Joe Biden is ahead in two new polls for the caucus in Nevada, the third state to vote in the primaries and the first to be racially diverse.
The former vice president is tipped to get 29 percent of the vote in a poll by the Nevada Independent and he took 30 percent of the share in another by Emerson College.
Elizabeth Warren finished second with Bernie Sanders at 19 percent on the first of those two polls and Warren was at 22 percent and Sanders at 19 percent in the last.
It occurs at the Nevada Democratic Party & # 39; s First in the West dinner on November 17, which attracted thousands of people to hear the presidential candidates in 2015, Bloomberg reported.
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Democratic presidential candidate former vice president Joe Biden speaks at Finkenauer Fish Fry in Cedar Rapids, Iowa on November 2
Elizabeth Warren (left) and Bernie Sanders follow Biden in the two new polls for Nevada
While Biden continues to lead many national surveys, he is no better placed third in the two most recent polls in Iowa and New Hampshire.
That's not where Biden wants to be from Iowa for three months, and his increasingly aggressive attitude with Warren in particular reflects the growing concern of his campaign.
The favorite institution must find a way to quickly strengthen its position in the early states or find an unconventional path to nomination.
If he wins the Democratic primary, Biden is expected to comfortably expel Trump from the White House in the 2020 elections, according to a Poll from Fox News.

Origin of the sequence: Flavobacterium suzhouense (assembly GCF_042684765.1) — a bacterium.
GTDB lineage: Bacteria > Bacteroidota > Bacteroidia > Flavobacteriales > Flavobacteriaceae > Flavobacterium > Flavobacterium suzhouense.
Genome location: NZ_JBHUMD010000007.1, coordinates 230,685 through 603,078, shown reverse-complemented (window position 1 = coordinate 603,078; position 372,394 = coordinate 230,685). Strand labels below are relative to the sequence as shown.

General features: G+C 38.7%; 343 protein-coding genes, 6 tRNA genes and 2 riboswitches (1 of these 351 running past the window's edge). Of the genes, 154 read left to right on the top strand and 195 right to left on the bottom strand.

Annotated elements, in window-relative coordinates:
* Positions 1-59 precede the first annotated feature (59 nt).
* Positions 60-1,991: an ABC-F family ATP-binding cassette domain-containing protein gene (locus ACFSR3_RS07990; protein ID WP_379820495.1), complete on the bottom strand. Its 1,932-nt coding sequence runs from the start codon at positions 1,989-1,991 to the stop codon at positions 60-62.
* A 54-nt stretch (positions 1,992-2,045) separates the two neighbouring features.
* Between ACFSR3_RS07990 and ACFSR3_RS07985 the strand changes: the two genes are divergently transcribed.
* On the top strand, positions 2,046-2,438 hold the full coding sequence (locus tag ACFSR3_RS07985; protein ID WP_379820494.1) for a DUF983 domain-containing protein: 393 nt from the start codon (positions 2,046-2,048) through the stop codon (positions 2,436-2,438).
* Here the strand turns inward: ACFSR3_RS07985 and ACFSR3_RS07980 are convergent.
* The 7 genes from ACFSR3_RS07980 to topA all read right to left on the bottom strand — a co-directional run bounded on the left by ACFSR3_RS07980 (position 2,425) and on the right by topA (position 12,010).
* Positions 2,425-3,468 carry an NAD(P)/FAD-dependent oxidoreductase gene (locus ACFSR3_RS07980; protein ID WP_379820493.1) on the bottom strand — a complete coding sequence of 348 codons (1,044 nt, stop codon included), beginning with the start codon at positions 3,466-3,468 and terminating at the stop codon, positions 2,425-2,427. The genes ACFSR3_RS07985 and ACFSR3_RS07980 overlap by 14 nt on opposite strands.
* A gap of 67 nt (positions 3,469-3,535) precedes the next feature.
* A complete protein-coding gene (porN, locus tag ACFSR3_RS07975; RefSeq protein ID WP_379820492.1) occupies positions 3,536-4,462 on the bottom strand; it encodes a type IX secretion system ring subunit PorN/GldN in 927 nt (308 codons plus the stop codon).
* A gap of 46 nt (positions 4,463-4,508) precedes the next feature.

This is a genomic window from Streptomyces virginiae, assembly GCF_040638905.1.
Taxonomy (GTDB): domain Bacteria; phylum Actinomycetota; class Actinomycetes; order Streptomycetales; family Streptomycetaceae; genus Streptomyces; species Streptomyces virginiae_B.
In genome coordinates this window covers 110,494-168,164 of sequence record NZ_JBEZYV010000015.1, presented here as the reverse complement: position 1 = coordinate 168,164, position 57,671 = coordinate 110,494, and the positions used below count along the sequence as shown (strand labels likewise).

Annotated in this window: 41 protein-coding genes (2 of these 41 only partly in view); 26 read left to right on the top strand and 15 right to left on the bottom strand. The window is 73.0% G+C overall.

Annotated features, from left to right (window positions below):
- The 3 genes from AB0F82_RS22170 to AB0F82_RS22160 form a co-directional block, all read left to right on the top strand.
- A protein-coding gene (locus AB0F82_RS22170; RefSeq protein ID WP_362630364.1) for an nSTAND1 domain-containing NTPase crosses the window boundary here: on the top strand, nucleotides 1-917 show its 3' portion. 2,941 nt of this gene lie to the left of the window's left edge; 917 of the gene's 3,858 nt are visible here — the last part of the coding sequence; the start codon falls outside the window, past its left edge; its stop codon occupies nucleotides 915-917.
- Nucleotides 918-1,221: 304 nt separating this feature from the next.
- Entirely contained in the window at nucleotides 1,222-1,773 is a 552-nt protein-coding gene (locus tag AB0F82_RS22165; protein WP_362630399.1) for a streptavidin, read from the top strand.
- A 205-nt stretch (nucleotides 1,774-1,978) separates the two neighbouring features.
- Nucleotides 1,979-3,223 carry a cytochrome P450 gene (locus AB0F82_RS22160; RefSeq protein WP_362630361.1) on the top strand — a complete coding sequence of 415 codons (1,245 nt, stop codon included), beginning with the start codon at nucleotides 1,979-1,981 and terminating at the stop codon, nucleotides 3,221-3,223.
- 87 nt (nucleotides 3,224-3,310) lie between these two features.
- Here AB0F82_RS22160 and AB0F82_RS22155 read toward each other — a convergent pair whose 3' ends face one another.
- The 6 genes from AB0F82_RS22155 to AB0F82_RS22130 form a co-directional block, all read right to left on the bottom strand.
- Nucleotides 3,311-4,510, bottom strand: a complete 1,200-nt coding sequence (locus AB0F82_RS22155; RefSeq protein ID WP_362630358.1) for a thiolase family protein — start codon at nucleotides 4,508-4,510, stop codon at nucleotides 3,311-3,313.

Friday Sunday, the poll results show that Biden is currently head and shoulders above his other democratic counterparts, leading the pack with support from 31 percent of primary voters – 10 percent more than Warren who is second with 21 percent .
The significant lead is attributed to a large contingent of democratic primary voters – or 80 percent of them – who say it is extremely important that their candidate can comfortably do the best Trump next year, and 68 percent believe that Biden is the man to do it to do.
In comparison, voters are less certain that Warren could dethrone Trump with a confidence vote of 57 percent
Sanders got a 54 percent chance, while Pete Buttigieg only got a 30 percent chance.
Since May, the number of democratic voters that it is extremely important that their candidate can beat Trump has risen seven points from 73 percent to 80 percent.
The poll also showed that although they had a number of candidates to choose from, more than a quarter of voters wished they had more names in the vote, including 26 percent of Biden supporters and 27 percent of Warren & # 39 s.
& # 39; If Hillary Clinton took part in the race, she would probably do so at the top of the pack & # 39 ;, says democratic pollster Chris Anderson. & # 39; And Michelle Obama can probably clear the field. & # 39;
Twenty-seven percent of Democratic primary voters would absolutely vote for Clinton, including a third of those who support Biden and a quarter for Warren.
Even more favorably for Michelle Obama, the former first lady would receive more than 50 percent of the votes, including half of Biden & # 39; s voting rights and 40 percent of Warren & # 39; s.
Meanwhile, 78 percent of primary GOP voters want to keep Trump as their candidate.
Since the last one Fox poll was held in May, Bernie Sanders has seen his support fall four points. Although the health problems of the 78-year-old are not necessarily a problem for more than half of the democratic voters, 28 percent say that the heart attack he suffered on October 3 makes them less inclined to support the Vermont senator.